On the first glorious day of summer, my daughters are on Lake Champlain, walking along a causeway in this enormous lake. The day holds that nearly unbelievable deep green. Walking down to the diner to meet someone, I keep marveling. Just soak it in, I tell my deeper, more distrustful side. Sweet summer… sweet…
Before the white chrysanthemum
the scissors hesitate
All day long yesterday, June hummed along, perfect in temperature, glossy green but not over-brilliant, busy with hummingbirds, bumblebees, a few stray mosquitoes.
What a day, everyone repeated, all through these hours capped off with a retirement party. One high school student shared the story of the facilities manager who repaired her broken flipflop when she was six. He used duct tape and a staple, gave it a test wiggle, and said, It’ll do.
In the rear-view mirror suddenly
I saw the bulk of the Beauvais Cathedral;
for a moment.
— Adam Zagajewski
June, old quarries, Barre
These two are aptly paired up for me as I learned about Bloomsday — this Irish holiday celebrating James Joyce and his Ulysses — from my father. I was probably 4 and sitting on the living room floor with my sister, a predominant childhood place involving wooden blocks and tiny dolls. My father was listening to NPR and mentioned the day was Bloomsday. Such a pretty word, I remember thinking. Much later, in high school, my sister and I devoured Dubliners and Portrait of an Artist.
James Joyce, so infinitely complex and rich — which, perhaps, pairs up perfectly with parenthood. Happy Father’s Day!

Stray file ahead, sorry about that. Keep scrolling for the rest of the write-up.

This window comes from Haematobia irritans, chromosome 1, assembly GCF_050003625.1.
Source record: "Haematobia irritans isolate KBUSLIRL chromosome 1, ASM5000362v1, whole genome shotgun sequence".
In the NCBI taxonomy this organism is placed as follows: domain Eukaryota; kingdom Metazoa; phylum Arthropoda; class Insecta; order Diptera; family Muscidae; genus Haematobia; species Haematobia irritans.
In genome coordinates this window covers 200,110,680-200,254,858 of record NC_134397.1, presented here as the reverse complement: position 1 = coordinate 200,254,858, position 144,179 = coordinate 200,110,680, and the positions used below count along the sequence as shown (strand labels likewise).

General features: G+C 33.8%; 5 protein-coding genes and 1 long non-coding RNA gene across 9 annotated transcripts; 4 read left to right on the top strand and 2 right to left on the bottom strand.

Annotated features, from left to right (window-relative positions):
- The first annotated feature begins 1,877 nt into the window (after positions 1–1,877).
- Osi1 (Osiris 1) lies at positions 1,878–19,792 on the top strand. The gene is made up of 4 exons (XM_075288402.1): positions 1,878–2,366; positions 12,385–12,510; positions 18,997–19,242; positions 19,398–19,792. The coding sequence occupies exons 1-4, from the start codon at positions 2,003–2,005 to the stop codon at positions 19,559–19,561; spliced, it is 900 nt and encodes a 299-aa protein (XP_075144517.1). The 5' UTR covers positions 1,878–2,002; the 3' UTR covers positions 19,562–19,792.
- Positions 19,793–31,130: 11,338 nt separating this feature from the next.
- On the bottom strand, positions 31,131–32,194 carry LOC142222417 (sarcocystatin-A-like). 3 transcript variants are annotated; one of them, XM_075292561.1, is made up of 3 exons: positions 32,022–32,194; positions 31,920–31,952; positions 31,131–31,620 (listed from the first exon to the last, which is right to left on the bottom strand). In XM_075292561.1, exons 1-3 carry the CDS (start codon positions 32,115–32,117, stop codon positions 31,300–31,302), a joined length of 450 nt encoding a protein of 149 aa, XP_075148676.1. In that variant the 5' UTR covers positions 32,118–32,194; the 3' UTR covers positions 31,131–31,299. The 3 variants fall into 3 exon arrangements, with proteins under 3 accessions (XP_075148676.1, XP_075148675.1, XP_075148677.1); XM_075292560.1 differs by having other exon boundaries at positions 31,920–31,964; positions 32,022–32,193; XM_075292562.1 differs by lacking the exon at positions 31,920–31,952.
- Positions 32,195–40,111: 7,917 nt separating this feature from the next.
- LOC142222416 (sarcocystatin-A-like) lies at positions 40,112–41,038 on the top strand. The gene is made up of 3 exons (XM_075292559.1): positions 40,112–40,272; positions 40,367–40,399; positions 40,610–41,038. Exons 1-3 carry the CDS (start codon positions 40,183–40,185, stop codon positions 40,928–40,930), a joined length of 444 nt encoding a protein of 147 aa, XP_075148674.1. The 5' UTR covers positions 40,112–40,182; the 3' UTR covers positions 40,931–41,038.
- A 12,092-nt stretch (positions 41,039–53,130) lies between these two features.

Welcome, O life!
— James Joyce
Photo by Molly B.
14 years ago yesterday, I sat in my friend’s kitchen nursing my newborn while she labored to bring into the world her daughter. Her mother-in-law served me a bowl of chicken soup from an enormous pot she had cooked.
Returning from a walk yesterday evening, I spy my daughter reading on front porch with her cats. Those days with an infant I hardly had a sense of evening from afternoon, in that churning wheel of nursing and diapers and tending.
Time passing threads all through my writing — how can it not? — and yet, sometimes I find myself staring through a window, thinking, here we are, right at this very moment.
The strongest of all warriors are these two — Time and Patience.
Taking out the trash from the library today, I stopped by the crabapple tree planted at the back school entrance no one uses anymore. My goodness! An utter profusion of beauty by the stinking compost!
On this warm day, in sleepy, quiet Woodbury, the first and second graders walked over for their final visit to the library this school year. I read only one book to them — Jim LaMarche’s The Raft — and remembered the summer I was 10, and my family camped for weeks in the west. I brought the book I discovered with great glee in my father’s very grownup shelves of Hume and Kant and Heidegger. What else but Huckleberry Finn, still one of my most favorite novels.
The children listened quietly this afternoon, checked out their books, and I walked back to the school with a girl who wouldn’t return next year, her arm around my waist.
It’s lovely to live on a raft. We had the sky, up there, all speckled with stars, and we used to lay on our backs and look up at them, and discuss about whether they was made, or only just happened…
After a day of brilliant sunshine, rain moves in during the night. My daughters’ cats, in the screened windows, wake me with their hungry mewing, against the background chorus of steady rainfall and birdsong.
Arriving home from work, I see my daughters have been swimming that afternoon, their hair in damp lanks around their shoulders.
As if in an instant, summer has unrolled in Vermont — verdant and colorful — while simultaneously the woods darken mysteriously with foliage.
90 days, poet David Budbill wrote. Frost-freeze — maybe — for 90 days in Vermont. Hallelujah.
its tiny mouth